Child abuser David Boswell quits Pembrokeshire council role

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David Robert Boswell
Image caption,
Boswell claimed the allegations were "lies", but a jury at Swansea Crown Court found him guilty of five charges.

A former Pembroke mayor who was jailed for 18 years for raping a young girl and abusing another, has quit his roles as a county and a town councillor.

David Boswell, 58, of Pembroke Dock, was convicted of rape and four counts of indecent assault following a trial at Swansea Crown Court in July.

He was cleared of three other indecent assaults against the two complainants.

Boswell had refused to quit but Pembrokeshire County Council said it had received a resignation letter.

A by-election will take place for the county council seat of Pembroke St Mary North, along with the town council if needed.

A council spokesman said: "The council will, together with the Welsh Local Government Association, be lobbying the Welsh government for a change in legislation to address the lack of immediate powers of suspension following conviction and sentence for such serious offences.

"The council has, throughout the past year, carried out extensive efforts with its partner agencies - including the town council - to put safeguarding first and to ensure that Mr Boswell did not carry out ward work, attend council events or attend meetings which would place him in contact with, or make any key decisions in relation to, children.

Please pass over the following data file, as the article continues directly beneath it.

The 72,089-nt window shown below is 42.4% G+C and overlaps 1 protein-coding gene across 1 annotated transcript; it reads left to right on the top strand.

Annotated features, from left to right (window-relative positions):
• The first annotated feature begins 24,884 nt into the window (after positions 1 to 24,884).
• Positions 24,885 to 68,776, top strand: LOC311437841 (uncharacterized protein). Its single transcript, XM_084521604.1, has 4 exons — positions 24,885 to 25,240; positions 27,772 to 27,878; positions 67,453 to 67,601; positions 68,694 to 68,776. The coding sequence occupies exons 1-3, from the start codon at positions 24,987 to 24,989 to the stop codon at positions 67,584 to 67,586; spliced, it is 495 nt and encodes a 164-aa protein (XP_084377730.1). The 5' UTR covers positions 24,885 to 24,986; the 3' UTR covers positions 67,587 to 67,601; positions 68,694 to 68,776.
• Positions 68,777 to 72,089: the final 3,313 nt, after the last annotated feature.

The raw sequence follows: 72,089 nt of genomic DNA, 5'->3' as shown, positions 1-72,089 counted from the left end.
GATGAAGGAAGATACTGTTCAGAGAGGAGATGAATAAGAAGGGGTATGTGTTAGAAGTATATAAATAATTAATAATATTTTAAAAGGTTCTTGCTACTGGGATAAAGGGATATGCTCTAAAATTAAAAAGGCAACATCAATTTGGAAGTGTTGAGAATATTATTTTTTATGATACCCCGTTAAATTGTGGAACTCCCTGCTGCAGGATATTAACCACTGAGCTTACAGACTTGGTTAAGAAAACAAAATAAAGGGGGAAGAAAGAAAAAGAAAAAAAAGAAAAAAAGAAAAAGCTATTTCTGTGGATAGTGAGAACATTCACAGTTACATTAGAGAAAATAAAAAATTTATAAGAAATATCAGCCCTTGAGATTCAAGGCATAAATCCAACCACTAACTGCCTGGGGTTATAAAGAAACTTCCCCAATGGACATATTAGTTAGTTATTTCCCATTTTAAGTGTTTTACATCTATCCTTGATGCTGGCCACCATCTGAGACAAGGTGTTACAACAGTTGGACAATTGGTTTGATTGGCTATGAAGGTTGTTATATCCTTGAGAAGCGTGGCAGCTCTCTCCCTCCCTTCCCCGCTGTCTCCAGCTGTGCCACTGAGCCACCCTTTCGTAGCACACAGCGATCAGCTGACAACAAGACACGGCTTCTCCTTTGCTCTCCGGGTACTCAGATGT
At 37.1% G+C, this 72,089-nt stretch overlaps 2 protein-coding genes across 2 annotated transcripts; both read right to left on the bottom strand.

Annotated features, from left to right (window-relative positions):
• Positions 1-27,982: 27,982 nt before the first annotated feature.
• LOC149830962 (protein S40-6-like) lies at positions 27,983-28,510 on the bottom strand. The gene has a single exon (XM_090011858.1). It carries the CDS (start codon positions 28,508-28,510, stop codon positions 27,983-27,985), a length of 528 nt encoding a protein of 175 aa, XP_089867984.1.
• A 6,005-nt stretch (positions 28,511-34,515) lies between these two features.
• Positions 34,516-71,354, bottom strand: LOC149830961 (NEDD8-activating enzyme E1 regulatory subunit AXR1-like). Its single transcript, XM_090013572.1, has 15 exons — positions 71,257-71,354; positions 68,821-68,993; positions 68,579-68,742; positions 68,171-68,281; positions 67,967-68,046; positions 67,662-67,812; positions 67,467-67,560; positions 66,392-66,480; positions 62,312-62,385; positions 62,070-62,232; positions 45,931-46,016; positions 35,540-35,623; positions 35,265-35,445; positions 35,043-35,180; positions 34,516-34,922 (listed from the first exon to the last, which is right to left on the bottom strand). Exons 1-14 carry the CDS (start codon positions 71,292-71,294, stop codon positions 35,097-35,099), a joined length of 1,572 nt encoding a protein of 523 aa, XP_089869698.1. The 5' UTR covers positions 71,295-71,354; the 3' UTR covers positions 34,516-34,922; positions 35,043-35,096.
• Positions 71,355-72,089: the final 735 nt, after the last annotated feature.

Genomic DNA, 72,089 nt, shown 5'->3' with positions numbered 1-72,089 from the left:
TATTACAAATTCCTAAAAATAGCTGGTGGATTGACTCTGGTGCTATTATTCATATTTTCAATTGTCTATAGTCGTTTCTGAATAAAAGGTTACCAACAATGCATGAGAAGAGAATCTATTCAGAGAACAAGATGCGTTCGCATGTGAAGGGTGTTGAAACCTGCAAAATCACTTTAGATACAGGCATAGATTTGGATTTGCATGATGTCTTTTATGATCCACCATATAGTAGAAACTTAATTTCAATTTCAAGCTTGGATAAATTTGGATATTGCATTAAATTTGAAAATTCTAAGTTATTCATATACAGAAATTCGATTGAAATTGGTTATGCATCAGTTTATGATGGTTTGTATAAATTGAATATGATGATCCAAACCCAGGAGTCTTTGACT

"The council has also, since the date of conviction, made every effort to bring the matter to a swift conclusion."

Boswell, who carried out the attacks in the 1990s, was elected to represent Pembroke St Mary North in May 2017.

He went on to become town mayor, but stepped aside from the role less than three months later after being charged by police.

While awaiting trial, the former soldier continued to be paid his annual salary of £13,600.

Under the Local Government Act 1972, a councillor can be removed if they fail to attend any meetings for six consecutive months - but Boswell continued to attend meetings ahead of his trial.

Despite his convictions the council said it still could not instantly sack Boswell and had to wait 28 days to see if he lodges an appeal against his conviction.